When it comes to ageing well, researchers put the focus on falls

This is part of a series of articles showcasing Sax Institute members, and the diverse range of research that’s informing future health policy and practice.

Professional image of Dr Frances Batchelor in front of a grey background. She is wearing black and smiling at the camera.
Dr Frances Batchelor says there is a need for greater research into falls prevention in residential care.

Accidental falls can have a devastating impact on the elderly and are shockingly common. Now the National Ageing Research Institute (NARI) is using evidence-based research to not only minimise the risk of falls – they’re also working with the Royal Commission into Aged Care to improve care in residential facilities.

Compared with heart disease and dementia, accidental falls might sound less serious, but the grim reality is that falls are the leading cause of injury-related death and hospitalisation in older people. Even in the controlled environment of an aged care facility, roughly 50% of residents will experience one or more falls a year.

It’s an invisible and unpredictable health threat, but according to Dr Frances Batchelor, Director of Clinical Gerontology at NARI, many of these falls are preventable. “We shouldn’t just say that falls are an inevitable part of ageing and that they are all going to happen,” says Dr Batchelor. “Falls don’t happen in isolation from other issues such as nutrition, or even oral care. They’re all interrelated.”

Preventing falls in aged care

NARI is a Sax Institute member, and one of Australia’s leading institutes on ageing. Given the prevalence of falls among older Australians, NARI has made falls prevention and physical activity key research priorities, using evidence-based research to uncover the physiological and behavioural risk factors behind falls, as well as developing prevention strategies.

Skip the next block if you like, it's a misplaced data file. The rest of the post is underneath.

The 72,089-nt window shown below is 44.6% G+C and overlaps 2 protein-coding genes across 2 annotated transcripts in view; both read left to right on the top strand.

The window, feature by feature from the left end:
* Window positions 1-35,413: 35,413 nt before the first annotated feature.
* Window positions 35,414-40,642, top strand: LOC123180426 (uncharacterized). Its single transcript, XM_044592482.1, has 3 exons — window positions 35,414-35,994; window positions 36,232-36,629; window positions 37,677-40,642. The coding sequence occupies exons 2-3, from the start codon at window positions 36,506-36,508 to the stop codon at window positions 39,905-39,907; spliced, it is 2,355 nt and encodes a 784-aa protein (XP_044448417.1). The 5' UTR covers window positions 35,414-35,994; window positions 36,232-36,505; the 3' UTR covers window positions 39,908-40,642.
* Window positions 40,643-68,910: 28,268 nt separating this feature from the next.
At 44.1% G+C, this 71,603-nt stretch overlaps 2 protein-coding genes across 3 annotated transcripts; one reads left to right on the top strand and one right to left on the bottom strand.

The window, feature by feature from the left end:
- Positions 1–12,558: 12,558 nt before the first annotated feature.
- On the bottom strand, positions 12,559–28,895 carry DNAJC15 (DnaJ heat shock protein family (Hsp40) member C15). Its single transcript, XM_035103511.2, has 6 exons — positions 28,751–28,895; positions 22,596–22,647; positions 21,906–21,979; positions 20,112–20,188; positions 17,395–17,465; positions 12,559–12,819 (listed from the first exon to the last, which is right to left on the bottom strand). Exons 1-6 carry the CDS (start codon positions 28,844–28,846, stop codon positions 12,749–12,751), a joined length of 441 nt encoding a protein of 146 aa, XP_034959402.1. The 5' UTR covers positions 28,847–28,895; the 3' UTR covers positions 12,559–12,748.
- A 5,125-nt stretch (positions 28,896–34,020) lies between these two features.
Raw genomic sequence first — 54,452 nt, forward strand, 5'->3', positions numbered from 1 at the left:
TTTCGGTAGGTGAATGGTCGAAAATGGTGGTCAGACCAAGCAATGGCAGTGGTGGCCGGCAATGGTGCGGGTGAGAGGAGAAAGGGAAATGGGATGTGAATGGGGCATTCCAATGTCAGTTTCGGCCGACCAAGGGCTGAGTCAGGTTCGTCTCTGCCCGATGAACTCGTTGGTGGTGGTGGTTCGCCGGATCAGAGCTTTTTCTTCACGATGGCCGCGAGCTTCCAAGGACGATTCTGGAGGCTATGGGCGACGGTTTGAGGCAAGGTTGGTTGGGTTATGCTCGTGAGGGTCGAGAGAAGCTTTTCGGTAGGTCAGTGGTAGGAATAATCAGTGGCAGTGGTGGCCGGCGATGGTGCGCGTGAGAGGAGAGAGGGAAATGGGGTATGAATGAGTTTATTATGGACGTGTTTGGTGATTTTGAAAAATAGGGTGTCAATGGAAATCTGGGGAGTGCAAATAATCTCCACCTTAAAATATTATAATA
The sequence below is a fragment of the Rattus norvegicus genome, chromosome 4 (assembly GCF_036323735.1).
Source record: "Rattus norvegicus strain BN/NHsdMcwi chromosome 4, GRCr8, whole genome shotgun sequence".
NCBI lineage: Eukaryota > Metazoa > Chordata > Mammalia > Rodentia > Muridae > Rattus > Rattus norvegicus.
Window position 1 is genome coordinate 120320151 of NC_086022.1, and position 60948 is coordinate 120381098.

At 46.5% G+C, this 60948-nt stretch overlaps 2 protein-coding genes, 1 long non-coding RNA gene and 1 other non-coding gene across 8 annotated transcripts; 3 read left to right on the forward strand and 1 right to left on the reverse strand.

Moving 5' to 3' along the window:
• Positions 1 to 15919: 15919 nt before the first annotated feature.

This expertise led to Dr Batchelor’s recent appearance at the Royal Commission into Aged Care, where the Commission heard that residential aged care lags in its approach to exercise for residents.

“Research has shown that strength and balance training for two hours a week over 25 weeks – for a total of 50 hours – is effective at reducing falls in the community,” says Dr Batchelor. “But without the equivalent research specifically in aged care, it is not as clear whether that recommendation also applies equally to residents.”

NARI told the Commission that there is an urgent need for more high-quality research to learn how to effectively prevent falls in residential care, especially for people living with dementia.

“From our perspective, we hope that the Royal Commission will ensure that the sector offers the quality of life and quality of care that all older Australians deserve, and whatever we can do to help that happen, we will,” says Dr Batchelor. “However, until findings from new research become available, the sector needs to be proactive and come up with comprehensive falls risk assessments and management plans.”

NARI believes these changes should include increasing the number of staff involved in direct resident care; increasing falls prevention training for all staff; improving how data is collected; and implementing person-centred care.

“If we can support staff to offer truly person-centred assessment and care, then I think that will go a long way to prevent falls,” adds Dr Batchelor.

As the Commission continues to roll on, NARI’s research into falls prevention will continue to have a powerful impact on health service providers, governments and the aged care industry, ultimately supporting changes that can give older Australians healthier and fuller lives.


The Sax Institute’s unique organisational structure, with 55 members from public health and health services research groups and their universities, connects us with a powerful public health network and world‑leading research expertise.

 Read more about the Sax Institute’s members here.